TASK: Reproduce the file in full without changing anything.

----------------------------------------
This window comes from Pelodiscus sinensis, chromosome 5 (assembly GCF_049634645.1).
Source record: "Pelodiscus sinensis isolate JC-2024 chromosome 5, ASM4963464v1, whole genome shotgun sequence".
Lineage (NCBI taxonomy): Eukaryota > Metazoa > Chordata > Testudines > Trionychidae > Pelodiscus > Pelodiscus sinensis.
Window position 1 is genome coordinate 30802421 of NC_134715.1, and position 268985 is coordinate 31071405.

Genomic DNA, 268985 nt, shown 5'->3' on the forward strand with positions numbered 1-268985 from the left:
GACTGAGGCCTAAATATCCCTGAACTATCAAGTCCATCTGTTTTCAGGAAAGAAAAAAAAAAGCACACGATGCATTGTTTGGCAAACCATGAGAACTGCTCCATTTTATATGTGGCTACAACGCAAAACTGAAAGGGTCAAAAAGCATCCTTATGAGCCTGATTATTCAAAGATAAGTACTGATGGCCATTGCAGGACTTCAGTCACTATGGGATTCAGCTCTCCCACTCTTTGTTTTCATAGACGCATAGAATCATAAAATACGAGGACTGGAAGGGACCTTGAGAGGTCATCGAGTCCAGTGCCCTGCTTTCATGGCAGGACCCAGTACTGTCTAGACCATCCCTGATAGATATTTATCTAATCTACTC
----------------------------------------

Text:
This window comes from Pelodiscus sinensis, chromosome 5 (assembly GCF_049634645.1).
Source record: "Pelodiscus sinensis isolate JC-2024 chromosome 5, ASM4963464v1, whole genome shotgun sequence".
Lineage (NCBI taxonomy): Eukaryota > Metazoa > Chordata > Testudines > Trionychidae > Pelodiscus > Pelodiscus sinensis.
Window position 1 is genome coordinate 30802421 of NC_134715.1, and position 268985 is coordinate 31071405.

Genomic DNA, 268985 nt, shown 5'->3' on the forward strand with positions numbered 1-268985 from the left:
GACTGAGGCCTAAATATCCCTGAACTATCAAGTCCATCTGTTTTCAGGAAAGAAAAAAAAAAGCACACGATGCATTGTTTGGCAAACCATGAGAACTGCTCCATTTTATATGTGGCTACAACGCAAAACTGAAAGGGTCAAAAAGCATCCTTATGAGCCTGATTATTCAAAGATAAGTACTGATGGCCATTGCAGGACTTCAGTCACTATGGGATTCAGCTCTCCCACTCTTTGTTTTCATAGACGCATAGAATCATAAAATACGAGGACTGGAAGGGACCTTGAGAGGTCATCGAGTCCAGTGCCCTGCTTTCATGGCAGGACCCAGTACTGTCTAGACCATCCCTGATAGATATTTATCTAATCTACTC